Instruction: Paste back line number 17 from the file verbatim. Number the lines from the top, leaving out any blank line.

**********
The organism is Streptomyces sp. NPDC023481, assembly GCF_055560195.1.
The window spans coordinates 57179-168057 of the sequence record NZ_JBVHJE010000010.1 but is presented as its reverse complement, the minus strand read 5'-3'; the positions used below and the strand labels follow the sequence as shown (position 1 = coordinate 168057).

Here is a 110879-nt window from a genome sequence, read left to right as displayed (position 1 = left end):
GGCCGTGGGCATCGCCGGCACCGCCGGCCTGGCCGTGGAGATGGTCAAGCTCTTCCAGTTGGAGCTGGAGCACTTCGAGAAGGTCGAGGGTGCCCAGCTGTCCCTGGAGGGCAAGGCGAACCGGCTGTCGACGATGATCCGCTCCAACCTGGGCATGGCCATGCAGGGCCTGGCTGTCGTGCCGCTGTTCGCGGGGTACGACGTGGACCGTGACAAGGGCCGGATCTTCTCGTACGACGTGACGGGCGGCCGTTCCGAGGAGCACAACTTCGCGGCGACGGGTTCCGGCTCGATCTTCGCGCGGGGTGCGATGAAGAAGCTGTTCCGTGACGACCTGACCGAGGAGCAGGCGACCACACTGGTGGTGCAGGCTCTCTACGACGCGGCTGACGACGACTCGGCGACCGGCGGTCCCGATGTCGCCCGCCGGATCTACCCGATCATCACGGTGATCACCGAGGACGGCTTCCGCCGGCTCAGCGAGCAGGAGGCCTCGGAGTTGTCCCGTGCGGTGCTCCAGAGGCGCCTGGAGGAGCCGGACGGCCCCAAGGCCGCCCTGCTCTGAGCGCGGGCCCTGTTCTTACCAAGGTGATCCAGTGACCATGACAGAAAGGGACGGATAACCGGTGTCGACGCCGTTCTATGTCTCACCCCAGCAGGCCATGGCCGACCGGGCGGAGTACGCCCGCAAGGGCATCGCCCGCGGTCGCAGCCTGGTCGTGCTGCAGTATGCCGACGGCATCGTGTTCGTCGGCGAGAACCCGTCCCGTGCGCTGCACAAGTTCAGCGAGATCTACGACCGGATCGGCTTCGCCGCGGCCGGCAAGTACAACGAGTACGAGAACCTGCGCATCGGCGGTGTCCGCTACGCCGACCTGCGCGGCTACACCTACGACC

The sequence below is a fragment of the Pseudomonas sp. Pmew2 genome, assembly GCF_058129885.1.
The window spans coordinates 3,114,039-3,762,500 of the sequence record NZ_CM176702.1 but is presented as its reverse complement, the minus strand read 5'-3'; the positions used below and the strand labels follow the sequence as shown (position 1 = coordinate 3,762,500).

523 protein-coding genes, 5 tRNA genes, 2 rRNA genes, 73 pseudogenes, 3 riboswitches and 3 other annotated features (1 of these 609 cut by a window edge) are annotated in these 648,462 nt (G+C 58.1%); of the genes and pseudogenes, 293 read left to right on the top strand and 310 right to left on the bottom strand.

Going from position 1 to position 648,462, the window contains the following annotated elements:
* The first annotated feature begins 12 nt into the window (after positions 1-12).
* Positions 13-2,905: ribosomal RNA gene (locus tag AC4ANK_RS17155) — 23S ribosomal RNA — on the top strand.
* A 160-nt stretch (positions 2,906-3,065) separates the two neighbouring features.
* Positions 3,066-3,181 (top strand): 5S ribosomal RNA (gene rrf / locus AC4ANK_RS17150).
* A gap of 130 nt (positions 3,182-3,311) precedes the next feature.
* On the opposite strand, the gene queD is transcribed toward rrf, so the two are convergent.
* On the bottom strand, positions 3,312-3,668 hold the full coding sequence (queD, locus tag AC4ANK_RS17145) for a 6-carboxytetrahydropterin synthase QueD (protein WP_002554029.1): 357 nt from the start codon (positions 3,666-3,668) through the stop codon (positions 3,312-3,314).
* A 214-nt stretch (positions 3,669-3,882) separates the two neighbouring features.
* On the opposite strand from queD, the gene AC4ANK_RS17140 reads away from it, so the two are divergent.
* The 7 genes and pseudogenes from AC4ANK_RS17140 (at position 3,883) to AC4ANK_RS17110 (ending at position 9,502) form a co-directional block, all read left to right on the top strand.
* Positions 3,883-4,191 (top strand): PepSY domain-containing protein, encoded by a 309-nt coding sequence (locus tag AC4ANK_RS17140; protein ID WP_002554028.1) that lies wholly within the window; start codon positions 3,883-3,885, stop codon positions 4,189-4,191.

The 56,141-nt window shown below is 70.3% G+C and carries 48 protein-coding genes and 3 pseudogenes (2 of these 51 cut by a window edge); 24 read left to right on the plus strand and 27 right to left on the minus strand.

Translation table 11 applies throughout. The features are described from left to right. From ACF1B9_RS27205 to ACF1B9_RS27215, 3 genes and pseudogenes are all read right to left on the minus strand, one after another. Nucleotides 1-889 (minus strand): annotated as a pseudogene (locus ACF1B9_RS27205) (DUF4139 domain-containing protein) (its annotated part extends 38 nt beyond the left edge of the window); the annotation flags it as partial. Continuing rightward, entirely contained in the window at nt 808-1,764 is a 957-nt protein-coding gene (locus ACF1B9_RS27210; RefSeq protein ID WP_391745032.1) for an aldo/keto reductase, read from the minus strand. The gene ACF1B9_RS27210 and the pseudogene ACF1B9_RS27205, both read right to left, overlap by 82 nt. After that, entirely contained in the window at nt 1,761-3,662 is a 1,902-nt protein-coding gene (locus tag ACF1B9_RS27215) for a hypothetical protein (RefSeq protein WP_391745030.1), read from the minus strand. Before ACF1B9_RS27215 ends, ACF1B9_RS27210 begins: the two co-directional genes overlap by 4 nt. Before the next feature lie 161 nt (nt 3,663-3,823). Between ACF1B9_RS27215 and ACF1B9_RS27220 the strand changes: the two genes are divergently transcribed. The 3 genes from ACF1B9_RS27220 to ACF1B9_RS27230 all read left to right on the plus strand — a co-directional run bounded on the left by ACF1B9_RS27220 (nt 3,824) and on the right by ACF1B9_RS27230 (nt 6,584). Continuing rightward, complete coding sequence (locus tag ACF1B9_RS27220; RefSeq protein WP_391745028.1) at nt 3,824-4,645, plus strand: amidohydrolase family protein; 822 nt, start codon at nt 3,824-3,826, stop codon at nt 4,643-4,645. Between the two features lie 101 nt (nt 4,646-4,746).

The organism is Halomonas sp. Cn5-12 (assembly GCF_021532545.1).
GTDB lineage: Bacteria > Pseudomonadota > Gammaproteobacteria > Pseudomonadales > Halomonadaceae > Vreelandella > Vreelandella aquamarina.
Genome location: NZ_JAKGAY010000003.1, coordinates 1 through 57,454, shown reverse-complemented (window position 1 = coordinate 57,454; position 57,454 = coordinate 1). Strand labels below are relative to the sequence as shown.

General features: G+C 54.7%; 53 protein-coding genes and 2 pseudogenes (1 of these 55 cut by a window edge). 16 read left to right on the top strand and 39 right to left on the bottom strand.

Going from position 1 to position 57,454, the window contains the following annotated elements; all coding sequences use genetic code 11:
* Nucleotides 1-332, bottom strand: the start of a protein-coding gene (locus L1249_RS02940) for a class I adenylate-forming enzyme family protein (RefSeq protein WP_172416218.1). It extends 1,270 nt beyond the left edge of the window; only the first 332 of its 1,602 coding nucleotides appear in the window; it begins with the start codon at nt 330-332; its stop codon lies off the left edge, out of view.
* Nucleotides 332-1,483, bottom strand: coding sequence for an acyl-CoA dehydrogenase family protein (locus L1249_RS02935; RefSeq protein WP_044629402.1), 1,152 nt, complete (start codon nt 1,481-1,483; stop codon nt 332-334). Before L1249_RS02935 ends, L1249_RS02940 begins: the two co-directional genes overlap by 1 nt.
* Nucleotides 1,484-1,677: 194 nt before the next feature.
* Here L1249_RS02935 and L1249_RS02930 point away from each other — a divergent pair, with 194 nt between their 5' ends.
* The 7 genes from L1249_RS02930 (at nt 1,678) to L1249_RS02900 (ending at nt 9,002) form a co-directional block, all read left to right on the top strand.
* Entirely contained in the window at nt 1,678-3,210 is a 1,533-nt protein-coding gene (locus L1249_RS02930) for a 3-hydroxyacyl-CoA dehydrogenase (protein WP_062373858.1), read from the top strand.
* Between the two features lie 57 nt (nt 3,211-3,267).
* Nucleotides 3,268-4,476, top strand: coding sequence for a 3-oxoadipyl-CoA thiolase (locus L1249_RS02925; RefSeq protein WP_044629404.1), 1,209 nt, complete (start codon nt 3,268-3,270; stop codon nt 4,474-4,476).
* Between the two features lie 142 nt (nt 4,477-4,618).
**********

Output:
* On the opposite strand from queD, the gene AC4ANK_RS17140 reads away from it, so the two are divergent.